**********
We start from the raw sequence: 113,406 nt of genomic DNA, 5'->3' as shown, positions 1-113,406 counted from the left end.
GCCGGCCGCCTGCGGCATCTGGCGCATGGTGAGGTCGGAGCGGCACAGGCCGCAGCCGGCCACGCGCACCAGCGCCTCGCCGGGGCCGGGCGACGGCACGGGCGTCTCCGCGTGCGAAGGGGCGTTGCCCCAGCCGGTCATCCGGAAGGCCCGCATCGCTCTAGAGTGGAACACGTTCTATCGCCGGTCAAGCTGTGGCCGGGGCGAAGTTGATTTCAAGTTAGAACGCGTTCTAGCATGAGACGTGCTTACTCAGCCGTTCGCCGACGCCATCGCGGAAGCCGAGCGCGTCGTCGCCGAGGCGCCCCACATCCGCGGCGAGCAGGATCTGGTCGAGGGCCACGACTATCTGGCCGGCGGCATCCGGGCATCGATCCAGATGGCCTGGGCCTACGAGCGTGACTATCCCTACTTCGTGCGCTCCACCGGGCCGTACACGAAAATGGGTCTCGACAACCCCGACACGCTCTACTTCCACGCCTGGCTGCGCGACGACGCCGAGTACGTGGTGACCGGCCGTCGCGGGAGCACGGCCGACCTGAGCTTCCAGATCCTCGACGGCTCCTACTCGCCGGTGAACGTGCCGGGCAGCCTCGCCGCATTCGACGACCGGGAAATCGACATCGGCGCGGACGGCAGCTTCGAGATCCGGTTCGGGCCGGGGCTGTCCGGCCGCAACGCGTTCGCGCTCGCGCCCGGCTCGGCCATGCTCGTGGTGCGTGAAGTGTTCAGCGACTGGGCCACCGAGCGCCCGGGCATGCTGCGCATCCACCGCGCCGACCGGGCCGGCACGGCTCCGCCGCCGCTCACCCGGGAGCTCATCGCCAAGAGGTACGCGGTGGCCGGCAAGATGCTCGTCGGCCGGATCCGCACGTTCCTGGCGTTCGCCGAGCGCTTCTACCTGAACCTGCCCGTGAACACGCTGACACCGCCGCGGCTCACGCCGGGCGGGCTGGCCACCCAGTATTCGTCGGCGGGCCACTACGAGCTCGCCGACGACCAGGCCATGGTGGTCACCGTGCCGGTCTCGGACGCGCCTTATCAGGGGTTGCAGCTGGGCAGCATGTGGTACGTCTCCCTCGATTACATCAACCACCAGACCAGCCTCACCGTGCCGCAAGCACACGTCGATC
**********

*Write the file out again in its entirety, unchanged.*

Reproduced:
We start from the raw sequence: 113,406 nt of genomic DNA, 5'->3' as shown, positions 1-113,406 counted from the left end.
GCCGGCCGCCTGCGGCATCTGGCGCATGGTGAGGTCGGAGCGGCACAGGCCGCAGCCGGCCACGCGCACCAGCGCCTCGCCGGGGCCGGGCGACGGCACGGGCGTCTCCGCGTGCGAAGGGGCGTTGCCCCAGCCGGTCATCCGGAAGGCCCGCATCGCTCTAGAGTGGAACACGTTCTATCGCCGGTCAAGCTGTGGCCGGGGCGAAGTTGATTTCAAGTTAGAACGCGTTCTAGCATGAGACGTGCTTACTCAGCCGTTCGCCGACGCCATCGCGGAAGCCGAGCGCGTCGTCGCCGAGGCGCCCCACATCCGCGGCGAGCAGGATCTGGTCGAGGGCCACGACTATCTGGCCGGCGGCATCCGGGCATCGATCCAGATGGCCTGGGCCTACGAGCGTGACTATCCCTACTTCGTGCGCTCCACCGGGCCGTACACGAAAATGGGTCTCGACAACCCCGACACGCTCTACTTCCACGCCTGGCTGCGCGACGACGCCGAGTACGTGGTGACCGGCCGTCGCGGGAGCACGGCCGACCTGAGCTTCCAGATCCTCGACGGCTCCTACTCGCCGGTGAACGTGCCGGGCAGCCTCGCCGCATTCGACGACCGGGAAATCGACATCGGCGCGGACGGCAGCTTCGAGATCCGGTTCGGGCCGGGGCTGTCCGGCCGCAACGCGTTCGCGCTCGCGCCCGGCTCGGCCATGCTCGTGGTGCGTGAAGTGTTCAGCGACTGGGCCACCGAGCGCCCGGGCATGCTGCGCATCCACCGCGCCGACCGGGCCGGCACGGCTCCGCCGCCGCTCACCCGGGAGCTCATCGCCAAGAGGTACGCGGTGGCCGGCAAGATGCTCGTCGGCCGGATCCGCACGTTCCTGGCGTTCGCCGAGCGCTTCTACCTGAACCTGCCCGTGAACACGCTGACACCGCCGCGGCTCACGCCGGGCGGGCTGGCCACCCAGTATTCGTCGGCGGGCCACTACGAGCTCGCCGACGACCAGGCCATGGTGGTCACCGTGCCGGTCTCGGACGCGCCTTATCAGGGGTTGCAGCTGGGCAGCATGTGGTACGTCTCCCTCGATTACATCAACCACCAGACCAGCCTCACCGTGCCGCAAGCACACGTCGATC